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In cell biology, a mitochondrion (plural mitochondria) (from Greek mitos thread + khondrion granule) is an organelle, variants of which are found in most Eukaryotic cells. Mitochondria are sometimes described as "cellular power plants," because their primary function is to convert organic materials into energy in the form of ATP via the process of oxidative phosphorylation. Usually a cell has hundreds or thousands of mitochondria, which can occupy up to 25% of the cell's cytoplasm. Mitochondria usually have their own DNA (mtDNA); according to the generally accepted Endosymbiotic theory, they were originally derived from external organisms.


A mitochondrion contains outer and inner membranes composed of phospholipid bilayers studded with proteins, much like a typical cell membrane. The two membranes, however, have very different properties.

The outer mitochondrial membrane, which encloses the entire organelle, contains numerous integral proteins called porins, which contain a relatively large internal channel (about 2-3 nm) that is permeable to all molecules of 5000 daltons or less [Alberts, 1994]. Larger molecules can only tranverse the outer membrane by active transport. The outer mitochondrial membrane is composed of about 50% phospholipids by weight and contains a variety of enzymes involved in such diverse activities as the elongation of fatty acids, oxidation of epinephrine (adrenaline), and the degradation of tryptophan.

The inner membrane contains proteins with three types of functions [Alberts, 1994]:

  1. those that carry out the oxidation reactions of the respiratory chain
  2. ATP synthase, which makes ATP in the matrix
  3. specific transport proteins that regulate the passage of metabolites into and out of the matrix.

It contains more than 100 different polypeptides, and has a very high protein-to-phospholipid ratio (more than 3:1 by weight, which is about 1 protein for 15 phospholipids). Additionally, the inner membrane is rich in an unusual phospholipid, cardiolipin, which is usually characteristic of bacterial plasma membranes. Unlike the outer membrane, the inner membrane does not contain porins, and is highly-impermeable; almost all ions and molecules require special membrane transporters to enter or exit the matrix.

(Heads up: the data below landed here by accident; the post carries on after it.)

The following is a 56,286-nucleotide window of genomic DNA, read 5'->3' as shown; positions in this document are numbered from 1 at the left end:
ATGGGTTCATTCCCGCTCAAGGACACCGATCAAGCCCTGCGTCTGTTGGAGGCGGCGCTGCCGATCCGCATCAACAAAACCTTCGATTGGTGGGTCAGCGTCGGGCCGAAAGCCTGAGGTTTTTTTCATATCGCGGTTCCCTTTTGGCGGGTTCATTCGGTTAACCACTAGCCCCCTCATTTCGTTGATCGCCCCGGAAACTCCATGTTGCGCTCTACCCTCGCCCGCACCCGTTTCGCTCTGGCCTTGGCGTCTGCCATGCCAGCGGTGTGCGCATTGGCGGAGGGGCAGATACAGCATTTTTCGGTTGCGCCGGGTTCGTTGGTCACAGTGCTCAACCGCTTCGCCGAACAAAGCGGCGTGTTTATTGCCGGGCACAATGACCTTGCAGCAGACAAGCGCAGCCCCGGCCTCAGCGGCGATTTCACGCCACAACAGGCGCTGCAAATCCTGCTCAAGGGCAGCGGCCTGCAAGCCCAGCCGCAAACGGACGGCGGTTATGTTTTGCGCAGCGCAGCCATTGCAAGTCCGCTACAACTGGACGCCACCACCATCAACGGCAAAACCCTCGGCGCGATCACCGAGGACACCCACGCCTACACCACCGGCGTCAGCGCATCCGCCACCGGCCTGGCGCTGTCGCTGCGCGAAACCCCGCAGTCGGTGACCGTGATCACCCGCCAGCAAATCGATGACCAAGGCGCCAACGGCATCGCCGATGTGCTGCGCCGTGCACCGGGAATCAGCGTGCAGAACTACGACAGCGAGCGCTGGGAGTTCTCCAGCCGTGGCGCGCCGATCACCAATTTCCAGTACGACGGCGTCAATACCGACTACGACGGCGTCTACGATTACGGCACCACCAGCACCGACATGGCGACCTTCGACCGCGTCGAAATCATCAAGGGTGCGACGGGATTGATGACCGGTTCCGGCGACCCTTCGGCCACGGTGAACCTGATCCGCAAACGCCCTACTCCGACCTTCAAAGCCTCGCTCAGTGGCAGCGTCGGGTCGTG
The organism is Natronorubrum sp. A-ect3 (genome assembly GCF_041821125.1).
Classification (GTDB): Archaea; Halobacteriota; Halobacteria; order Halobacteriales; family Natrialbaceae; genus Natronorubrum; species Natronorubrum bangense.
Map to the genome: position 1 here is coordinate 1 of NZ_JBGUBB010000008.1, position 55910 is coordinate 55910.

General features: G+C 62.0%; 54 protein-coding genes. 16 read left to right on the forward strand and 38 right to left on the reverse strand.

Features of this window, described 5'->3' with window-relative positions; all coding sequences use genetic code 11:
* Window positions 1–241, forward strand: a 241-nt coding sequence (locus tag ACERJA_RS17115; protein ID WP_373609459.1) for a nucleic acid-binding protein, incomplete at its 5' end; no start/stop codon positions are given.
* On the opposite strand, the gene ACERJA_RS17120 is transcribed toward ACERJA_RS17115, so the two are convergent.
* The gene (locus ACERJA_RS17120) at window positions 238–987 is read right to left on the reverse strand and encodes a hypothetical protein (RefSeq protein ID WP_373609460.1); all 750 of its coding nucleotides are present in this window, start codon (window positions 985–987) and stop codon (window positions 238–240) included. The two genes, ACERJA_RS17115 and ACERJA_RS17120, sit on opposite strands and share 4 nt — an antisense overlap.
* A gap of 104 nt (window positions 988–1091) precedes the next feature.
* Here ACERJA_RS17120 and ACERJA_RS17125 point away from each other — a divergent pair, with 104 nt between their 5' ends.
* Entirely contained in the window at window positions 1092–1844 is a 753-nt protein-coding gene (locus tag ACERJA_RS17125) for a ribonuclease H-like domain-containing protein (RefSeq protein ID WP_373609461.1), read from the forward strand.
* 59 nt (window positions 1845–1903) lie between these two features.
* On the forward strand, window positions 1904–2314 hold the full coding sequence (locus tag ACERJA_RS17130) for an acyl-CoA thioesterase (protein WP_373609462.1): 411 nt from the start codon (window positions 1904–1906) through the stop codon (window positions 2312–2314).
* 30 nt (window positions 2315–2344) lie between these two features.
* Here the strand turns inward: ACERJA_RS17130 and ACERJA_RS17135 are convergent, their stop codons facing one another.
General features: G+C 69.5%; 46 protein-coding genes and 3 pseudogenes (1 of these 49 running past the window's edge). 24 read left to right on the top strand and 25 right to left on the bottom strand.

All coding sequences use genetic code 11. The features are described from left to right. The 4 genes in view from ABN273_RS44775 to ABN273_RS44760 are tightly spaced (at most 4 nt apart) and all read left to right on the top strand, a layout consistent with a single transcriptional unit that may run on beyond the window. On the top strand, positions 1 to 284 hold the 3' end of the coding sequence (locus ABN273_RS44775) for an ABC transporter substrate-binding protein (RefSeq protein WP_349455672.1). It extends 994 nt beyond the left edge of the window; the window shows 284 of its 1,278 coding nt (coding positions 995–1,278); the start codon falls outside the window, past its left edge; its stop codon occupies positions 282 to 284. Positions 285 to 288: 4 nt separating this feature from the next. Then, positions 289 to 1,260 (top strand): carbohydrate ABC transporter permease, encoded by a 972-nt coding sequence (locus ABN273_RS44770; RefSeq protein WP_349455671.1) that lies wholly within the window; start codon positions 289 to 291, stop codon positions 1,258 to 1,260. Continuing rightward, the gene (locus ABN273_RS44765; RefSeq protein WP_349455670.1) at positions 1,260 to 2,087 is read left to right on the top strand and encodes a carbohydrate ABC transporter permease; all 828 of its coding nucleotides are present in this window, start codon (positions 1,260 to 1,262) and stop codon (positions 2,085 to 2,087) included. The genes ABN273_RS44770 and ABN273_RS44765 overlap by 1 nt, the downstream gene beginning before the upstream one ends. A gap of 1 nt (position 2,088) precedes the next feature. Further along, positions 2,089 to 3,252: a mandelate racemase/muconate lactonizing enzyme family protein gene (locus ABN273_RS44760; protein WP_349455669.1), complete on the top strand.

The mitochondrial matrix

The matrix is the space enclosed by the inner membrane. The matrix contains a highly concentrated mixture of hundreds of enzymes, in addition to the special mitochondrial ribosomes, tRNA, and several copies of the mitochondrial DNA genome. Of the enzymes, the major functions include oxidation of pyruvate and fatty acids, and the citric acid cycle. [Alberts, 1994]

Mitochondria structure :1) Inner membrane2) Outer membrane 3) Crista4) Matrix

Thus, mitochondria possess their own genetic material, and the machinery to manufacture their own RNAs and proteins. (See: protein synthesis). This nonchromosomal DNA encodes a small number of mitochondrial peptides (13 in humans) that are integrated into the inner mitochondrial membrane, along with polypeptides encoded by genes that reside in the host cell's nucleus.